MMF created a program where residents of Lusaka could receive free tickets to Thomas’s concert if they agreed to an HIV test. MMF subsequently has held Test For Tickets concerts during the past two years in the Zambian capitol of Lusaka, an effort that proved extremely effective in shattering the stigma around testing, and providing treatment to those who test positive.

During MMF’s 2015 campaign, an astounding 10,802 Zambians were tested, and over 1,000 of those testing positive were enrolled into HIV counseling and treatment programs. The Test for Tickets program is already reshaping the conversation Zambians are having about HIV/AIDS.

Our future goal is to expand the Test For Tickets campaign into a countrywide tour, visiting the capitol cities of each of the ten Zambian provinces, in order to reach those most affected by the HIV/AIDS pandemic.

Thomas's objective is to test as many Zambians as possible, enroll those who need care into care, and drive down infection rates countrywide. Within the next several years, Test For Tickets will have a significant impact in Zambia, and beyond.

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A Producer, Director and Production Designer, Rosen’s directorial stylings are best described as being in the Direct Observational Cinema tradition. Rosen and Thomas Buttenschøn have been collaborating for over nine years now. This film is the culmination of all they have experienced together.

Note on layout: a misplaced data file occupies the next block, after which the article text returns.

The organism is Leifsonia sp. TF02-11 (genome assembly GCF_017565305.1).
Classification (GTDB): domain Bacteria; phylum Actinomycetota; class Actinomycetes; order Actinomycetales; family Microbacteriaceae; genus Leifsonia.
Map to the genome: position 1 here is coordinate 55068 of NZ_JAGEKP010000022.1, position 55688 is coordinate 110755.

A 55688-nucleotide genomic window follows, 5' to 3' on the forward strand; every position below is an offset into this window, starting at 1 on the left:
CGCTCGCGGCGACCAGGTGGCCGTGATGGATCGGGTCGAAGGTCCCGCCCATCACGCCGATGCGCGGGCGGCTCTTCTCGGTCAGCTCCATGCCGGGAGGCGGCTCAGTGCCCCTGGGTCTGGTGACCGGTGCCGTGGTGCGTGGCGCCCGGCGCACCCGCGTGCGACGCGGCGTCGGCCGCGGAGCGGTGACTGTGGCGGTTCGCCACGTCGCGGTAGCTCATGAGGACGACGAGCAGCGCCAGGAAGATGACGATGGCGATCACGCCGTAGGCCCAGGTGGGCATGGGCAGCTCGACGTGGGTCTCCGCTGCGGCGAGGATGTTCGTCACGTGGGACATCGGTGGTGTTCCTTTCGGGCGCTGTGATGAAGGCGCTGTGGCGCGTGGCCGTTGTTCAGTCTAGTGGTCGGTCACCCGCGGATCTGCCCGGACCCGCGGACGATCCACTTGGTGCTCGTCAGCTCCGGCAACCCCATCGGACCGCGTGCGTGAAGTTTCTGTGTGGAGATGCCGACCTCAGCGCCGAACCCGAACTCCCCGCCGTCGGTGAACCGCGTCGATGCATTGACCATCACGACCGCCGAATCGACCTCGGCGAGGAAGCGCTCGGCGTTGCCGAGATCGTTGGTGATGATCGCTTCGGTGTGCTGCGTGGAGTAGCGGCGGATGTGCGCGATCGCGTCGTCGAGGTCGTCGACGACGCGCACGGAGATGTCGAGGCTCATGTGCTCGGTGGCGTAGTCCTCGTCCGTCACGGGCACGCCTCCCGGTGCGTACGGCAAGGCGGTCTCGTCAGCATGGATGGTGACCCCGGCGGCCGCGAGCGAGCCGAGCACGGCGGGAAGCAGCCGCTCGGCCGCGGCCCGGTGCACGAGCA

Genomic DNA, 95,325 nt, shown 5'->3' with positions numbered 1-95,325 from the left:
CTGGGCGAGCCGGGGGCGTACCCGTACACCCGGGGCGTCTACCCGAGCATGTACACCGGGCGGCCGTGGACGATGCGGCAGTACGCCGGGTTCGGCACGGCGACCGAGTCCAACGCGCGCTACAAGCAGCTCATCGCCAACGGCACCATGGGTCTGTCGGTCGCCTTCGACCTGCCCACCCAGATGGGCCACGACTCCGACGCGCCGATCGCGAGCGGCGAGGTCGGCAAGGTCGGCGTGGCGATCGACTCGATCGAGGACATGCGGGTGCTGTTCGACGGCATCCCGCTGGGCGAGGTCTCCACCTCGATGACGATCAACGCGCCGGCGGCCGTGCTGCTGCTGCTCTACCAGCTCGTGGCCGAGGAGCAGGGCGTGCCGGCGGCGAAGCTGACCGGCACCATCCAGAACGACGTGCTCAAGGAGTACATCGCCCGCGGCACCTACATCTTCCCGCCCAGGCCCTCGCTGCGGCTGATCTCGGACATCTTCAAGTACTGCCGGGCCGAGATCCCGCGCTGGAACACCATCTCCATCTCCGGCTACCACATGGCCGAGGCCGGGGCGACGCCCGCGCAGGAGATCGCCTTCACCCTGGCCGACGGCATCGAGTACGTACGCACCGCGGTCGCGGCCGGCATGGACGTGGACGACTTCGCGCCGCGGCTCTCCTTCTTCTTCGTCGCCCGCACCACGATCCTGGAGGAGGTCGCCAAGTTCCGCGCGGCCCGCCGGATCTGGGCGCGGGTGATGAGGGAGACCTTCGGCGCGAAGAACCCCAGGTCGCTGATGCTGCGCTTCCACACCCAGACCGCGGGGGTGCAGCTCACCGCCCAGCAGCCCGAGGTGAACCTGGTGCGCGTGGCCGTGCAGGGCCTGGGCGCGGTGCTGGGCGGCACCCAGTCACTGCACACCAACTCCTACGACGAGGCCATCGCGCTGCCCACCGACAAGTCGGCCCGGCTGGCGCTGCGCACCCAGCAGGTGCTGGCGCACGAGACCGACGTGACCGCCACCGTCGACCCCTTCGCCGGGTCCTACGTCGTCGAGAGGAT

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Bahr began his career as a documentary filmmaker. He won an Emmy for directing Hearts Of Darkness, A Filmmaker’s Apocalypse. Hearts also won Best Documentary from the National Board of Review. A writer, director, and producer in film and television, Bahr’s TV credits include House of Buggin’, In Living Color, MadTV, Gary & Mike, The Jamie Kennedy Experiment, and Chocolate News. His film credits include Bad Grandpa, Son In Law, Malibu’s Most Wanted, and Doin’ My Drugs, premiering March 2019 at CPH:DOX. Bahr volunteers for InsideOUT Writers, teaching creative writing to incarcerated youth in Los Angeles.

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Uriah is a Director, Producer and Screenwriter who has produced and directed numerous short films, documentaries, music videos and commercials for international brands.

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Jay has edited on nearly 40 documentaries, including Carpe Kili, Newman, and 20 Feet From Stardom. Several of the films he edited have gone on to win Academy Awards, Independent Spirit Awards, and Emmys. Jay won a Best Editing Emmy for his work on Hearts Of Darkness: A Filmmaker’s Apocalypse.



Thom has been involved in many film and television projects. He participated in the music for Alejandro Inarratu’s film, “Amorres Perros”, along with working on a large variety of films like “Collateral” (by Michael Mann), “Man on Fire”, And “Spider-Man” I and II. Russo has won 16 Grammy Awards for his music production work.